Haemochromatosis is an inherited condition which is the result of too much iron being stored in the body. In Australia, about 1 in every 200 people have this condition. If untreated, over the years this build-up of iron can lead to liver disease, diabetes, and heart damage.
This severe disease almost never occurs unless there is high iron overload (serum ferritin above 1000ug/L) which is almost always treated by regular blood withdraws called venesection.
Mi-iron however aims to find the most effective treatment for people with moderate iron overload (serum ferritin between 300 - 1000ug/L) and measure improvement of less specific symptoms related to the disease such as fatigue, arthritis, mood and well-being.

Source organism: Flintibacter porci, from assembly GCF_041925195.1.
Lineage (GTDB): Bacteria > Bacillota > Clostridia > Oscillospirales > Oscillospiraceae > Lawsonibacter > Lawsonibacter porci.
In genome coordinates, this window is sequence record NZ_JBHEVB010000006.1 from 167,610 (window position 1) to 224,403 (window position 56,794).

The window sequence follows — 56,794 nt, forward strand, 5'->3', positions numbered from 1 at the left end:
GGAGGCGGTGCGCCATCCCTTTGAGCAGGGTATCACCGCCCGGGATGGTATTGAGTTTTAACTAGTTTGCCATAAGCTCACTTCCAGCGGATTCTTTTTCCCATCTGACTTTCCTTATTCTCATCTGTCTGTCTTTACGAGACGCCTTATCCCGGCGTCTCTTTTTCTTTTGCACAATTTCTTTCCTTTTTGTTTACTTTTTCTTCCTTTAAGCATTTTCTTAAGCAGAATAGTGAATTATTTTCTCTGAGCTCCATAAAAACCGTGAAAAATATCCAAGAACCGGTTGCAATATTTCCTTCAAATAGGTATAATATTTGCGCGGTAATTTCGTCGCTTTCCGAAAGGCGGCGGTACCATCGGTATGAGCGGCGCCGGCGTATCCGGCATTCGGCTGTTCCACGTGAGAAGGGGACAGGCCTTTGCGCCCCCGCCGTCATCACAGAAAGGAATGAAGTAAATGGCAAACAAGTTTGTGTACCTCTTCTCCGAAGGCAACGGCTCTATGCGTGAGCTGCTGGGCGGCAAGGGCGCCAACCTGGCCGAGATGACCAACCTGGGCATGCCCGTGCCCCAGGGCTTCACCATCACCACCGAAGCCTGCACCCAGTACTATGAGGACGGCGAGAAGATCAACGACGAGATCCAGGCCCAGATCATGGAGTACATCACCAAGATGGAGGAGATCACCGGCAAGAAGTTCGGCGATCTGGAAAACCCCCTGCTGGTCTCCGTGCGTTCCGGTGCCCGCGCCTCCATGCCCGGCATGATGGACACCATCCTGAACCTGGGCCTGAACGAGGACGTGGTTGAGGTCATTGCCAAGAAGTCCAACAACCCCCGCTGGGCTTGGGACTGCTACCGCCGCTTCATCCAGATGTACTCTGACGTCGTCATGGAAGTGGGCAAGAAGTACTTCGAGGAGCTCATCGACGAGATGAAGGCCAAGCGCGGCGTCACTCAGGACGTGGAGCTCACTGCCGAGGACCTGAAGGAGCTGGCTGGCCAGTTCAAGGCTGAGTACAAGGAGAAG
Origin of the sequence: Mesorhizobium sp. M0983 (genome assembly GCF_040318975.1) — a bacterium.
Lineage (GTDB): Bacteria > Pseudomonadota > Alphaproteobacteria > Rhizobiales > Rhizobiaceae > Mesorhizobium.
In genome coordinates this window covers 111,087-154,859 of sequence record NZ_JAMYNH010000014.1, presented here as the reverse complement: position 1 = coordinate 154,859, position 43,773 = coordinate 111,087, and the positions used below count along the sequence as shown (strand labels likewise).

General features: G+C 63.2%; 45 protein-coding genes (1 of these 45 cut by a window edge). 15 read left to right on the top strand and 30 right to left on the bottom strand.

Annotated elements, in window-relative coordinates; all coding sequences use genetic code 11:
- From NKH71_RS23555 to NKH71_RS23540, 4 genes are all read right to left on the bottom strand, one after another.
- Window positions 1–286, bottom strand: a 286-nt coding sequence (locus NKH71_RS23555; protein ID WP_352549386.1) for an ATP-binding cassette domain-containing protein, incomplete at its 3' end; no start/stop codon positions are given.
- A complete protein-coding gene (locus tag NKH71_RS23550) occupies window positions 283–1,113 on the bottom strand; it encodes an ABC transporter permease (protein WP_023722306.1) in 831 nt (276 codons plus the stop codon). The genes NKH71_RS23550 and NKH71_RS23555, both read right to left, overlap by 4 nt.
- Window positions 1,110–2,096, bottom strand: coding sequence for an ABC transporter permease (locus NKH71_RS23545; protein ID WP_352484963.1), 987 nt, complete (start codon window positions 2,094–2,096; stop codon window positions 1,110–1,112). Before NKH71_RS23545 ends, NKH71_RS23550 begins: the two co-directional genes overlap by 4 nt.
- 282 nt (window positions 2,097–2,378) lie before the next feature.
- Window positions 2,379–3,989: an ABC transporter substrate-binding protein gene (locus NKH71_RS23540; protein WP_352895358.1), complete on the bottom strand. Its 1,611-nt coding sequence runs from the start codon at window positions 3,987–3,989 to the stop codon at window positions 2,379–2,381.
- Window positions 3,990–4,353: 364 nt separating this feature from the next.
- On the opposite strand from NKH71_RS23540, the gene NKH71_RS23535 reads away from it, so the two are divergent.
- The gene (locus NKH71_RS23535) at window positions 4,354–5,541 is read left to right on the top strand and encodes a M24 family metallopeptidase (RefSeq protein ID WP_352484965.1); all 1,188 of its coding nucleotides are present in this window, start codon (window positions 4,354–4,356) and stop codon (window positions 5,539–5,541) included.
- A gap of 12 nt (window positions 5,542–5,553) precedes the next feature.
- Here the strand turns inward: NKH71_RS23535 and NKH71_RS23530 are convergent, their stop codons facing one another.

The genetics of haemochromatosis
Haemochromatosis is a recessive gene disorder. That means for the condition to be passed on, both mother and father must have one copy of the faulty HFE gene. About one in seven people have one faulty HFE gene. They are referred to as a 'carrier' because they carry a gene fault which may cause their children to inherit the disorder. Carriers don't develop the condition themselves. 95% of cases of haemochromatosis are caused by a double dose of a HFE gene fault called C282Y.